I was at dinner with friends one evening and used the phrase “the politics of science.” Another guest, trained as a physicist, didn’t know what I meant. He knew, of course, that science gets kicked around in the political process. But, in his view, the practice of science has nothing to do with politics—it’s just the facts and enlightened discourse.
The politics of health science show up in two places: in how health science reaches civilians such as you and me and in how the results of health science are produced and accepted as facts in the first place.
When I was young, eggs were recommended as a high quality food. As I grew older the cholesterol theory of heart disease took hold and as a consequence eggs were discouraged because they are high in cholesterol. Then later eggs were let off the hook when it was recognized that serum cholesterol (that is, cholesterol in the blood) is unrelated to dietary cholesterol from eggs.
The egg industry rejoiced.
Those who understood that the cholesterol theory of heart disease is nonsense ate eggs throughout. But for those who followed scientific thinking, eggs were in, then out, then in again.
Last week, the media reported Canadian researchers found that eating eggs is as dangerous as smoking. MSNBC, Fox News, and the Huffington Post among others dutifully reported the results with headlines such as “Egg Yolks As Dangerous As Smoking, Experts Say.”
So you might think this is a bit of alarmist hyperbole by the media. In fact, it’s part of the research design, a central feature that provides what the researchers call “perspective on the magnitude of the effect.”
So the journalists are innocent of misreporting the science, which is manipulative by design. However, they are guilty of failing to critically present the science in context. For example, they fail to mention the many factors left out of the analysis that might explain the greater effect of eggs on people. Nor is there a discussion of the age of the subjects for this study: all 61 and older. Nor of the study subject’s medical condition: already diagnosed as at risk of heart disease. Nor of the well-known fact that high cholesterol in the elderly reduces the risk of what’s politely referred to as “heart events.”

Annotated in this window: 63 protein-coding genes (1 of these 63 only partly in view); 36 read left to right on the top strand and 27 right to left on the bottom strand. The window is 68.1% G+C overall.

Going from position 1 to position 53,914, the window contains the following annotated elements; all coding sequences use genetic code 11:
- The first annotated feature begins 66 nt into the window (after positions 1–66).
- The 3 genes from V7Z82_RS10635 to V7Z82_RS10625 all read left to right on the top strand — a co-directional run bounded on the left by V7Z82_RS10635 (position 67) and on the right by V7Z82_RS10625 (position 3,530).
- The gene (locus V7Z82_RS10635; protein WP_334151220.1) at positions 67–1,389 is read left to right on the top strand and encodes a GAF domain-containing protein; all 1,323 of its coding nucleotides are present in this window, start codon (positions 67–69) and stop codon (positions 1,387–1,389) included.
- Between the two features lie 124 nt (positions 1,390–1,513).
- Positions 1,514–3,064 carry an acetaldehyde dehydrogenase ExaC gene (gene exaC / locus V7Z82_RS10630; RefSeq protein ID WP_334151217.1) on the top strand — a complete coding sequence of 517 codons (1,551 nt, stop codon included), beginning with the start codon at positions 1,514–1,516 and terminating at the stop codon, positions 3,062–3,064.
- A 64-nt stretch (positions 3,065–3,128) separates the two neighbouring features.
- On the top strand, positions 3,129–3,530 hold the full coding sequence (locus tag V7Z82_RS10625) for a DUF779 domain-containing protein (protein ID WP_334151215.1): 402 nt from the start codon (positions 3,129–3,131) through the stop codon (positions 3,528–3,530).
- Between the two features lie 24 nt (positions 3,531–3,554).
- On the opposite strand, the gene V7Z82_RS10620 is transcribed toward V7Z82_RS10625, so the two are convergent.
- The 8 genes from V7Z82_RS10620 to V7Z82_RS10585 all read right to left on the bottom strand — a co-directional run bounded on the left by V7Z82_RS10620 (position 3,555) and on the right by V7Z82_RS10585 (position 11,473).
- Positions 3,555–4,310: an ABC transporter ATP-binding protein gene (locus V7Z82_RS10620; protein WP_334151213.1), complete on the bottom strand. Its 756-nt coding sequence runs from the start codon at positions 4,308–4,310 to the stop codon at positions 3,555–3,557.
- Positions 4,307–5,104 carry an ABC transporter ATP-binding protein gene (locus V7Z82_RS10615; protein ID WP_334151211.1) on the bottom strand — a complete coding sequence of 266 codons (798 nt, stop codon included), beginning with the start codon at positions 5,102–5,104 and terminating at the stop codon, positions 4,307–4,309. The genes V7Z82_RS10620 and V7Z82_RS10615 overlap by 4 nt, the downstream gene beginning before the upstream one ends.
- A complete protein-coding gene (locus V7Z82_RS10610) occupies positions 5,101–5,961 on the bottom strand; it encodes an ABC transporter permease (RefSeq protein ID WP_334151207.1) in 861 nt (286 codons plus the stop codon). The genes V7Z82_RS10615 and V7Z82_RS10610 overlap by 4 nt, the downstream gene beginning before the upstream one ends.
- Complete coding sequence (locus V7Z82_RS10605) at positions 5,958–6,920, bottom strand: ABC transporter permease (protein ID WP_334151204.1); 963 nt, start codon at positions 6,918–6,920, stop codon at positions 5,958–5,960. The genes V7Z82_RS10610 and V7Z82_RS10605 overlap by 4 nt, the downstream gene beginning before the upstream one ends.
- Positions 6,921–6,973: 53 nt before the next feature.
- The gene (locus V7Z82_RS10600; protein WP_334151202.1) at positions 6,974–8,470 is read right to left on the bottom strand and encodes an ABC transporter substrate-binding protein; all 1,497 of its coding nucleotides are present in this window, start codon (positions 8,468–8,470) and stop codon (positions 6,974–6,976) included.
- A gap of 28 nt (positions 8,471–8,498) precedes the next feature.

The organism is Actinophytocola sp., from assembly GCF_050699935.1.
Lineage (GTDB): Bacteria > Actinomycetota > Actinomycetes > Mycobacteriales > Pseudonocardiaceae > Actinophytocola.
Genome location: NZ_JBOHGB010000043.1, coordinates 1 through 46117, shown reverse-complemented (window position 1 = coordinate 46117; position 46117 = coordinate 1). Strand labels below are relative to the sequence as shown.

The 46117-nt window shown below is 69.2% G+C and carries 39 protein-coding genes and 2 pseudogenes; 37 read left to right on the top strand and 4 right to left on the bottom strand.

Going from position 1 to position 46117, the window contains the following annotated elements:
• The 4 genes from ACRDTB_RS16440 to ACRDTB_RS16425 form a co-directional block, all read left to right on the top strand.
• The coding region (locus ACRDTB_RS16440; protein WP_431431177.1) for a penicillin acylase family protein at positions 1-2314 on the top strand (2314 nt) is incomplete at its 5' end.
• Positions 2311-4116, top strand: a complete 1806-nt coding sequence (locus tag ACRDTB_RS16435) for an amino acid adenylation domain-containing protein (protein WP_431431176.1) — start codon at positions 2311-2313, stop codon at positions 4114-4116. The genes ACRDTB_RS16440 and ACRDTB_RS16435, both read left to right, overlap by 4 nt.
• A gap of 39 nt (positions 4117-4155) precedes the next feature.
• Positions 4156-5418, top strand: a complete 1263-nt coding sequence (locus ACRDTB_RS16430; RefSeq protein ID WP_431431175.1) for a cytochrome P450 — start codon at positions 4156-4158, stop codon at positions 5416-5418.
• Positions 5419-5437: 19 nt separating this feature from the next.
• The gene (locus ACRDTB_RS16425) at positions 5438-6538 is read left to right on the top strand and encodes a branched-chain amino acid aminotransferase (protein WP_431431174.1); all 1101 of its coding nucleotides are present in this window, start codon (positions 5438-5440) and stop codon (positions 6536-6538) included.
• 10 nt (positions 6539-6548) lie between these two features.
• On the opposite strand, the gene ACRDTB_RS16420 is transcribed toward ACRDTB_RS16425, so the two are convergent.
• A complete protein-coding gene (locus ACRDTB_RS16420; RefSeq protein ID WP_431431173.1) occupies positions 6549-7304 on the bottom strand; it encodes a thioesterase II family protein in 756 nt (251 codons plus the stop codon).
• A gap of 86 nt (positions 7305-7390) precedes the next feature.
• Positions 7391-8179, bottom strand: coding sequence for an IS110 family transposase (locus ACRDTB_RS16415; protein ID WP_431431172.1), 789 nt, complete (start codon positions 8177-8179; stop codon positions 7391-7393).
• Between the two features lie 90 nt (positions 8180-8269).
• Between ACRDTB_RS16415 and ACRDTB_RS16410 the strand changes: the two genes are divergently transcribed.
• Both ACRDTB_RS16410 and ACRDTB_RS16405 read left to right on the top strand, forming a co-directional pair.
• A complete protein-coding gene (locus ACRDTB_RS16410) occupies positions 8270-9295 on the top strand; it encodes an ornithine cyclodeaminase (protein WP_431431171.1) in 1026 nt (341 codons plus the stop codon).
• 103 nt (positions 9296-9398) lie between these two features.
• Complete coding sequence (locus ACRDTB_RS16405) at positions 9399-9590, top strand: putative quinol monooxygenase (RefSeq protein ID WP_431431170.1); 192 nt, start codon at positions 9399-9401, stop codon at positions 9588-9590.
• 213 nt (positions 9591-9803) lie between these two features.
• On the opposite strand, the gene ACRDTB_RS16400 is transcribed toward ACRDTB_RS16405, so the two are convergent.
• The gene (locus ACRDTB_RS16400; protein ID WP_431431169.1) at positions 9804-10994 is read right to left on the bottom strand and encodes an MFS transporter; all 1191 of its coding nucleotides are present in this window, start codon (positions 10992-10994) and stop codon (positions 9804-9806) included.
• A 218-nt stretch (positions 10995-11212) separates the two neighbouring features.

But even if that information was in the news reports, what most people are going to hear is that eggs are as bad as smoking and, if they’ve got any sense, they’ll stop eating eggs—which seems to be the intention of the researchers.
That’s politics: getting other people to do what you want—even if it’s not in their interest.
Yet another failure of the reporting is structural. It’s news. And, as you know, if it’s new it’s better. Yet actual science consists, not of snappy and eye-popping facts that capture our attention, but careful observation and corroboration. This was only one study. And yet everything about how this research is presented to you presses you to change what you eat.
John Ioannidis is a researcher who made fame with an article titled “Why Most Published Research Results Are False.” (Ioannidis, 2005) By implication, what journalists report about most research is equally false.
The same forces are also at work in the scientific community: the focus on the new and novel, the loyalty to institutionally sanctioned ideas, and the profound inability to critically evaluate actually existing evidence.
In an opinion piece to the New York Times, H. Gilbert Welch writes, “The truth is that for a large part of medical practice, we don’t know what works.” In answer to what needs to be done, he says, “Medical research is dominated by research on the new: new tests, new treatments, new disorders and new fads. But above all, it’s about new markets. We don’t need to find more things to spend money on; we need to figure out what’s being done now that is not working.”
As I’m sure you know, fascination with the new is not unique to health and medicine. Nor is the force of commerce, which fosters and exploits the fascination with the new, which caters to our monkey curiosity.
Welch’s recommendations include developing a healthy skepticism among physicians that would give them the skills and the courage to question the standard of care. He acknowledges that, currently, to do so is to commit “career suicide.”
If losing the fascination with the new and gaining a healthy skepticism and the courage to question the standard of care are good for medical science, shouldn’t it be good for us too? Unfortunately, because they don’t know what works, neither can we—which is far worse than career suicide since it leads to suicide by ignorance.
So tomorrow I’m having an omelette.